Len Roberts

Tilting Pagodas

Separating the darks
from the lights, a cup
of bleach
in the empty washer
then filling a bit
with water
before hurling our son’s
dirt-grimed socks in,
even the Perkins Coffee Maker
humming along
now that I’ve found the brown
and green tin of Columbian
the smell drifting out the way
it used to
those mornings you’d wake before
me and walk quietly
to this tiled floor and blue-walled
where the same refrigerator and same
stove gleam,
the same doorknob you’d twist
on your way out to get the morning paper,
the same blue plates with an oriental
bamboo, ponds, storks, and pagodas
that seemed to slant, high on their hills,—
the ones we lined up that morning to see
they all did lean to the left,
making the two of us tilt as though our world
was out of skew
and we did what we could to right it.


Len Roberts

Centripetal/Centrifugal Force

The planets whirled around the sun
on that fourth-grade blackboard
Sister Ann labeled the Milky Way Galaxy,
and it was my turn to tell the class
if it was centripetal or centrifugal force
that made them circle without spinning off
into space,
the inner pull or pushing away
I never did get right, not then, not today
as I sit here wondering where my wife
has been the entire morning,
Gone to shop, the note said when I rose,
late, from bed to drop the first load
of laundry in, the darks together ⁠— I’ve learned
that much ⁠— only to stare at the central cylinder
that struck me as a black pole all those clothes
swirled around in the centripetal or centrifugal
force that washed then rinsed then spun and,
an hour later, when the weed whacker toppled tall weeds
about to take over the stone row and pond’s edge,
that orange string always whirring about the black center
as it sliced its own circular swath,
the whole morning pivoting on my worrying
over where she had gone again, the clock moving
with its own sure gravity
around the brass pin that held down the two black arrows
always threatening to shoot out into nothing I wanted to think about,
refusing to look in her closet to see if her favorite skirt was missing,
the favorite blouse,
knowing I’d turn in my own hellish circle in that dark,
as though a pencil tied to a long string made its full black arc of doubt⁠—
one full revolution of pulling in, pushing out-around the still point of
my heart.


Len Roberts

Jerome’s Lion

A lizard there, too,
looking like a crevice in the stone,
the one I honed in on when we were told
to write one hundred words about Jerome’s lion
as the sun kept rising behind the saint,
Casting that shadow of doubt
he had to wrestle with, Sister Ann hissed,
but I could only stare at the lizard’s red eyes,
the tail that would flick whenever he wanted
to disappear,
the four squat, bent legs so near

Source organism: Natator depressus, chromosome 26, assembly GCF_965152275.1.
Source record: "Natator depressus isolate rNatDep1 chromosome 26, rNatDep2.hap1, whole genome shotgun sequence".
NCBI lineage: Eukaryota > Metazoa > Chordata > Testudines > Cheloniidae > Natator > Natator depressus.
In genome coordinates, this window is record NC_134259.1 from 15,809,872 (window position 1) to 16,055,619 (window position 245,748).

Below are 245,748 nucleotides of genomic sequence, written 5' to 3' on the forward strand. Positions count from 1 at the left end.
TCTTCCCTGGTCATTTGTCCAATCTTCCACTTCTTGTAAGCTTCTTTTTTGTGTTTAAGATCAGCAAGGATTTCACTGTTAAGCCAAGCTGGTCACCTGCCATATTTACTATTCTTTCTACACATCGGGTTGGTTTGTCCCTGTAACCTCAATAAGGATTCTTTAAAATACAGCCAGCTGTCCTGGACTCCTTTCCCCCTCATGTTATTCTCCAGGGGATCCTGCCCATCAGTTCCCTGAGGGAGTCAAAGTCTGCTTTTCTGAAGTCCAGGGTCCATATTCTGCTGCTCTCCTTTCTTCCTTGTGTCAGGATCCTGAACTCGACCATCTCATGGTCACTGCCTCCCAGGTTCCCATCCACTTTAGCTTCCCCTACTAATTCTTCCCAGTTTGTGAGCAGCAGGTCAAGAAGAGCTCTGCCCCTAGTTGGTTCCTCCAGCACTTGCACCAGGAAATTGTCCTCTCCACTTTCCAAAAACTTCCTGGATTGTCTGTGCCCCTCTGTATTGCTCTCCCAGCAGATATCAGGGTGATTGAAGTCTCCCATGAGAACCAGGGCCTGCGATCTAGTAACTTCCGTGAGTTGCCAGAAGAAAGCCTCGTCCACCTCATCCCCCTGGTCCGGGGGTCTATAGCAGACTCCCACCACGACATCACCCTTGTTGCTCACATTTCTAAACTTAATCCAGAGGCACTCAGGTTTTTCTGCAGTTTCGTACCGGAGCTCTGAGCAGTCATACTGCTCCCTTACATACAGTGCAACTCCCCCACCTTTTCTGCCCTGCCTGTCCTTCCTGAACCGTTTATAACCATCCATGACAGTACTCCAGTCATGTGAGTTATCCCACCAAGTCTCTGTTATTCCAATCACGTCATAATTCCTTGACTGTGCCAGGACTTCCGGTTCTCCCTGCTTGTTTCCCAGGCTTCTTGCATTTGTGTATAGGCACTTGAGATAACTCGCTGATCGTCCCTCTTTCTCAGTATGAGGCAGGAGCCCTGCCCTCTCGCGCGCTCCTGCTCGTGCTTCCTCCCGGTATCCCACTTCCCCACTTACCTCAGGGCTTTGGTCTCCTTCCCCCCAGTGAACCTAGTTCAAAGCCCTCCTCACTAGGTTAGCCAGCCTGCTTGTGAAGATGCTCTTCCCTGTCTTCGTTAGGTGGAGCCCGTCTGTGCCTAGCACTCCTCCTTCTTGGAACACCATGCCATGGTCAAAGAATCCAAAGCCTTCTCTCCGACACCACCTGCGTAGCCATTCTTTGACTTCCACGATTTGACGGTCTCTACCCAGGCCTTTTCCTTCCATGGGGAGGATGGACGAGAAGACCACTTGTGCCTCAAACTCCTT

the sand where he’d already traced
his own message
I tilted my head and squinted to see,
knowing those curved grooves were talking
directly to me
the way the glittering book and thorned cross
spoke to the others,
those cool slitherings a shade darker
than the lion’s glowing mane,
otherworldly whisperings I sensed even then
were not from God.


Len Roberts

Land O’ Lakes

Strong coffee, the heavy white cup,
sugar container crystal clear
beside the yellow milk jug
that always creamed on top,
and biscuits, too,
with peach jam, raspberry jam,
strawberry, black currant
while the sun shone through
the squeaky windows and she’d
lift that heavy, silver crucifix
three times above my head,
bringing it down hard,
Repentance and Sin, Sin and Repentance
echoing from my grandmother’s lips
that stopped only to ask where
my father had spent the night,
was my mother off to Troy again?,
her hobbled gait from stove
to table five seconds I would count
while staring at the white plate,
the shining fork, spoon, knife,
everything glittering as she whispered
More where that came from
into my red ear she had used to lift me
from the chair to wash my dirty
hands and face, and then used to set me
down again to as many pancakes
as I could eat,
three to a stack with a bowl
of batter that had no end
as long as I bent my head
and prayed aloud for grace
while the Land O’Lakes
butter streamed into maple syrup
on my overflowing plate.


Len Roberts

Like the Weeds and Flowers

I tell myself I will learn
the names of the bones
when she is burned
but know it will turn out
like the weeds and flowers,
how many springs I asked
Which is this?,
Which is that?,
tearing out,
patting down,
Sorry, Sorry, Sorry
trailing me
through her garden
till I was resigned
to bringing over mulch,
spreading it carefully under
I otherwise would not touch,
that’s what I’ll do with
the bones,
I think to myself
as the undertaker asks
To be buried or burned?,
her short, blunt fingers,
the high hips
and pelvis thick with flesh,
the width of her back always
when I wrapped her tight
and squeezed till it hurt.


Len Roberts


She wants an electric wheelchair,